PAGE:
Highest points scored


- Knock out


2. 3 points are given to the fighter for the following:


- Knock down (for perfect throw)


3. 2 points are given to a fighter who makes:


- kicks his opponent’s head.


4. 1 point is given to a fighter who makes


- strikes his opponent’s body or head with his hand


- kicks his opponent’s body (front portion from chest to stomach)


- body slams at his opponent’s abdomen or buttocks or a body slam on the side with himself falling (unperfect throw)


5. Where competitors have equal opportunities they do not receive points for technical actions (equal opportunities).


6. Fighters only receive points for body slams, which they carry out starting from a standing position.


7. Fighters in a single round compulsorily have to perform atleast 2 body slams(it may be perfect or unperfect throw).


8. Fighters using forbidden techniques will commence with 2 verbal warnings and then followed by 2 official warnings. Each official warning will have -1 points and then with third official warning, the fighter will be disqualified.


9. If the match has resulted in a tie, then there can be 30 seconds rule as:


a. If the opponent has the lead and at the end of the match has negative points which after deduction makes it equal then there will be 30 seconds.


b. If the opponent has the lead and at the end of the match has negative points which after deduction makes it less then there will be no 30 seconds.


c. If both the opponent has failed to make a body slam and there score is also equal then there will be 30 seconds.


and gestures


of referees in the ring at UNIFIGHT competitions


No.

Term

Gestures of referee

Description of gestures

1

Clear victory

Stretch up the hand with your palm forward

2

3 points

Raise your hand bent at the elbow showing 3 fingers - thumb, middle and forefinger

3

2 points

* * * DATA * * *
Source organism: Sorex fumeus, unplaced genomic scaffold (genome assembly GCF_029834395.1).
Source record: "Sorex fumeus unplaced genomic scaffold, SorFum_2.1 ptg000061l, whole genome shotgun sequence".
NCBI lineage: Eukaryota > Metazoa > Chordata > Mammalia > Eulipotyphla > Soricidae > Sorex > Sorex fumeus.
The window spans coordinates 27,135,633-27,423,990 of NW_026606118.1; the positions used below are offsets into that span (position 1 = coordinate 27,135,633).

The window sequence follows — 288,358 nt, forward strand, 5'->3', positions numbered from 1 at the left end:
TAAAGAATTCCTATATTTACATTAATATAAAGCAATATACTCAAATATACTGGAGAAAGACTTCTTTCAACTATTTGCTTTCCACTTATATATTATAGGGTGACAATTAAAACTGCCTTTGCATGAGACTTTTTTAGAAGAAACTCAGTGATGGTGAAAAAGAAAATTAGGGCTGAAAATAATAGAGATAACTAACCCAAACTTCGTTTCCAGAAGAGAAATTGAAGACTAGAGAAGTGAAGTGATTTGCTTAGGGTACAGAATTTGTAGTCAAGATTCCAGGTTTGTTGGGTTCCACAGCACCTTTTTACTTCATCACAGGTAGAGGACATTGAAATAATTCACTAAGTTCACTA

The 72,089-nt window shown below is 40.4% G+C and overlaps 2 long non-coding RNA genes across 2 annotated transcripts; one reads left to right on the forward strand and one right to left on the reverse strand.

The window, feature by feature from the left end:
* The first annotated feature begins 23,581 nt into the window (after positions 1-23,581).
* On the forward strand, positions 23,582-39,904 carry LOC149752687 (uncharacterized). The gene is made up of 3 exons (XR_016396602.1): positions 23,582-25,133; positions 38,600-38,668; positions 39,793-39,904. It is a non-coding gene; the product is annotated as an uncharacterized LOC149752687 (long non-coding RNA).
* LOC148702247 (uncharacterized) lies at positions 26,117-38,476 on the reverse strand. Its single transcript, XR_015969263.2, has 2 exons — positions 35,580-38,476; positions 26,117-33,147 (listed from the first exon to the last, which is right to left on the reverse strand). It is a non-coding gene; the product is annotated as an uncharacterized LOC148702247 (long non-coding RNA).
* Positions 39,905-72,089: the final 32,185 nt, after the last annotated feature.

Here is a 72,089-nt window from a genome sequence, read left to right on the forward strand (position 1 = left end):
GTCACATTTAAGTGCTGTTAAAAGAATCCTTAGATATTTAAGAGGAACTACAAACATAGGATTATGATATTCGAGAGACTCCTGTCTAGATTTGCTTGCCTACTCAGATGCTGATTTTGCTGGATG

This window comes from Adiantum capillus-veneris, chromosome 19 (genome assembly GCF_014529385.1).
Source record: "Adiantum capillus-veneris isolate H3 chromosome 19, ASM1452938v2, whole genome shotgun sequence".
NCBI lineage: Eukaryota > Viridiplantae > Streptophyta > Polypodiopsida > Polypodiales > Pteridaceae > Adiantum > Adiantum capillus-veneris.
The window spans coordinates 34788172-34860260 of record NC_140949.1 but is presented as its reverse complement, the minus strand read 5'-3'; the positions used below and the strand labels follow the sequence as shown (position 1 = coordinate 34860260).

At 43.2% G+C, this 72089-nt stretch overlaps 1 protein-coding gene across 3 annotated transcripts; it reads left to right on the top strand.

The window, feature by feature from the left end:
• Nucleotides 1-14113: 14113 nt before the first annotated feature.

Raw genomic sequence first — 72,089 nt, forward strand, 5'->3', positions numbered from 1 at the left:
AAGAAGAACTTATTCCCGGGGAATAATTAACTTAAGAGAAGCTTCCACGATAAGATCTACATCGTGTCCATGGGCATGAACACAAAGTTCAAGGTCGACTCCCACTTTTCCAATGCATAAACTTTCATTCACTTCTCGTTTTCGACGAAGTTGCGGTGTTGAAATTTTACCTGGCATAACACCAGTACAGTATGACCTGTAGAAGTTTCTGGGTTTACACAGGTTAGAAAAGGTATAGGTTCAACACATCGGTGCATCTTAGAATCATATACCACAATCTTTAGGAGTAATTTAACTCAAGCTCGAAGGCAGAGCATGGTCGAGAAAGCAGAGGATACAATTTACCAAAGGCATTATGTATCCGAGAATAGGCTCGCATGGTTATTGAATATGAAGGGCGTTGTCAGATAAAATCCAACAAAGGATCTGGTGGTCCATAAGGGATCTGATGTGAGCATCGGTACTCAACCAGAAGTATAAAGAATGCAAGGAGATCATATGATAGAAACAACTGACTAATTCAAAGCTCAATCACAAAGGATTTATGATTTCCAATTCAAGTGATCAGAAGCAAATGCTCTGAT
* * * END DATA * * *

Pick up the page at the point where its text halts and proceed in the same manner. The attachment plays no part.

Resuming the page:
Raise your hand bent at the elbow showing 2 fingers – thumb and forefinger

4

1 point

Raise your hand bent at the elbow showing a thumb

5

Activeness according to judges’ decision

Raise your hand bent at the elbow, make a fist

6

Forbidden technique

Grip the wrist at chest level

7

Reprimand

Point upwards with the forefinger of the arm bent at the elbow

8

First warning

Point up to the side with the forefinger of the arm stretched from behind the head

9

Second warning

Point up to the side with the forefinger and the middle finger of the arm stretched from behind the head

10

Withdrawal from the match

Point horizontally to the side with a forefinger of the arms stretched from the opposite shoulder

11

Equal possibilities

Raise your arms to the chest level and move fists to meet each other

12

Ineffective

Move your arms to the sides, palms facing the floor

13

Below beltline

Move your hand below belt line with the palm down

14

Note the time

One hand horizontally with the palm down at face level, the other vertically moved from below with the edge forward

15

Consider painful (suffocating)

Stretch the arm forward at shoulder level, make a fist and hold it palm-down

16

Result of the match

Move your arm to the winner’s side, palm upwards